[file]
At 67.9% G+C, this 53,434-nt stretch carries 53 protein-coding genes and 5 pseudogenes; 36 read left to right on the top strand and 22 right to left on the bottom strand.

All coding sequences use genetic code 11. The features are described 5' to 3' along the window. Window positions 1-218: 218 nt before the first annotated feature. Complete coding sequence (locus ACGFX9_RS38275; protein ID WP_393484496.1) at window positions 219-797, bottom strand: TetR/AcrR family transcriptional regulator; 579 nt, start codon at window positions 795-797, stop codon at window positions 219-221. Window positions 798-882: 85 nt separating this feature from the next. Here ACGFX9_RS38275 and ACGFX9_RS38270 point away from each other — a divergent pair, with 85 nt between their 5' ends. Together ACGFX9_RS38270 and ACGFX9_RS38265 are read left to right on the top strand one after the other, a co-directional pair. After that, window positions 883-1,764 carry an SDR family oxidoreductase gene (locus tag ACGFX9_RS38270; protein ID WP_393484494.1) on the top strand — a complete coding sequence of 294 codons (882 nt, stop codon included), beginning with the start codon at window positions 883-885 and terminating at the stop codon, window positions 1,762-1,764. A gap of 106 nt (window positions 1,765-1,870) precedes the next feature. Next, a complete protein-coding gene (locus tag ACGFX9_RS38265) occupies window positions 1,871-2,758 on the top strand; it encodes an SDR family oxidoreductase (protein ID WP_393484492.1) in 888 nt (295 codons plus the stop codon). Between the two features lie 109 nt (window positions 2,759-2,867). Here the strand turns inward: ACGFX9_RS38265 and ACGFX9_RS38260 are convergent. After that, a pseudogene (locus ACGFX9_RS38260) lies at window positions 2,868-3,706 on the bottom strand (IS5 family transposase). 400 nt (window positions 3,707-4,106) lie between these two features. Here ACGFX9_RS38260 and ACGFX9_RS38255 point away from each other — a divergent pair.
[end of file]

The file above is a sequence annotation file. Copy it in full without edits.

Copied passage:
At 67.9% G+C, this 53,434-nt stretch carries 53 protein-coding genes and 5 pseudogenes; 36 read left to right on the top strand and 22 right to left on the bottom strand.

All coding sequences use genetic code 11. The features are described 5' to 3' along the window. Window positions 1-218: 218 nt before the first annotated feature. Complete coding sequence (locus ACGFX9_RS38275; protein ID WP_393484496.1) at window positions 219-797, bottom strand: TetR/AcrR family transcriptional regulator; 579 nt, start codon at window positions 795-797, stop codon at window positions 219-221. Window positions 798-882: 85 nt separating this feature from the next. Here ACGFX9_RS38275 and ACGFX9_RS38270 point away from each other — a divergent pair, with 85 nt between their 5' ends. Together ACGFX9_RS38270 and ACGFX9_RS38265 are read left to right on the top strand one after the other, a co-directional pair. After that, window positions 883-1,764 carry an SDR family oxidoreductase gene (locus tag ACGFX9_RS38270; protein ID WP_393484494.1) on the top strand — a complete coding sequence of 294 codons (882 nt, stop codon included), beginning with the start codon at window positions 883-885 and terminating at the stop codon, window positions 1,762-1,764. A gap of 106 nt (window positions 1,765-1,870) precedes the next feature. Next, a complete protein-coding gene (locus tag ACGFX9_RS38265) occupies window positions 1,871-2,758 on the top strand; it encodes an SDR family oxidoreductase (protein ID WP_393484492.1) in 888 nt (295 codons plus the stop codon). Between the two features lie 109 nt (window positions 2,759-2,867). Here the strand turns inward: ACGFX9_RS38265 and ACGFX9_RS38260 are convergent. After that, a pseudogene (locus ACGFX9_RS38260) lies at window positions 2,868-3,706 on the bottom strand (IS5 family transposase). 400 nt (window positions 3,707-4,106) lie between these two features. Here ACGFX9_RS38260 and ACGFX9_RS38255 point away from each other — a divergent pair.